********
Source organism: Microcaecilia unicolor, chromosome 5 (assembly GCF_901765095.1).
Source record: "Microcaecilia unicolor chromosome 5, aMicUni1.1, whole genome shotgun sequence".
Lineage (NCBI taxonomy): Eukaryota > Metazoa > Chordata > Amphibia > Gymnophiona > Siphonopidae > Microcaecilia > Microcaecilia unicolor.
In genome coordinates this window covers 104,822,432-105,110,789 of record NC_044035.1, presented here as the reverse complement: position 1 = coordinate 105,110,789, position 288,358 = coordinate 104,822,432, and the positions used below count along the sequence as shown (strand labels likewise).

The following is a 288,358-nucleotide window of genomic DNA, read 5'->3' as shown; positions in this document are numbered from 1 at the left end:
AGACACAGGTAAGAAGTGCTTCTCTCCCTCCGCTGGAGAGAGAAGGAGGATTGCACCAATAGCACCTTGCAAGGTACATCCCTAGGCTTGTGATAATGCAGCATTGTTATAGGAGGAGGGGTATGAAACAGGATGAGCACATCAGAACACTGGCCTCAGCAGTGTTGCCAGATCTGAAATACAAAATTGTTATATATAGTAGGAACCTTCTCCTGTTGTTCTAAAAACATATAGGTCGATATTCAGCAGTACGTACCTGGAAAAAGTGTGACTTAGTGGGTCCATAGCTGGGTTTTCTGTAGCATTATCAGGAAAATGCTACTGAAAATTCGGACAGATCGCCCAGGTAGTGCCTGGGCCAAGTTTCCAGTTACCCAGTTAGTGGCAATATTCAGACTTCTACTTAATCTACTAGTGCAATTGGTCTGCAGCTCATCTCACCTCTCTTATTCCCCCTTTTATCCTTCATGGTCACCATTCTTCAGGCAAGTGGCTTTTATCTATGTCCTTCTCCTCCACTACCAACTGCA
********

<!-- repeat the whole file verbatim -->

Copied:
Source organism: Microcaecilia unicolor, chromosome 5 (assembly GCF_901765095.1).
Source record: "Microcaecilia unicolor chromosome 5, aMicUni1.1, whole genome shotgun sequence".
Lineage (NCBI taxonomy): Eukaryota > Metazoa > Chordata > Amphibia > Gymnophiona > Siphonopidae > Microcaecilia > Microcaecilia unicolor.
In genome coordinates this window covers 104,822,432-105,110,789 of record NC_044035.1, presented here as the reverse complement: position 1 = coordinate 105,110,789, position 288,358 = coordinate 104,822,432, and the positions used below count along the sequence as shown (strand labels likewise).

The following is a 288,358-nucleotide window of genomic DNA, read 5'->3' as shown; positions in this document are numbered from 1 at the left end:
AGACACAGGTAAGAAGTGCTTCTCTCCCTCCGCTGGAGAGAGAAGGAGGATTGCACCAATAGCACCTTGCAAGGTACATCCCTAGGCTTGTGATAATGCAGCATTGTTATAGGAGGAGGGGTATGAAACAGGATGAGCACATCAGAACACTGGCCTCAGCAGTGTTGCCAGATCTGAAATACAAAATTGTTATATATAGTAGGAACCTTCTCCTGTTGTTCTAAAAACATATAGGTCGATATTCAGCAGTACGTACCTGGAAAAAGTGTGACTTAGTGGGTCCATAGCTGGGTTTTCTGTAGCATTATCAGGAAAATGCTACTGAAAATTCGGACAGATCGCCCAGGTAGTGCCTGGGCCAAGTTTCCAGTTACCCAGTTAGTGGCAATATTCAGACTTCTACTTAATCTACTAGTGCAATTGGTCTGCAGCTCATCTCACCTCTCTTATTCCCCCTTTTATCCTTCATGGTCACCATTCTTCAGGCAAGTGGCTTTTATCTATGTCCTTCTCCTCCACTACCAACTGCA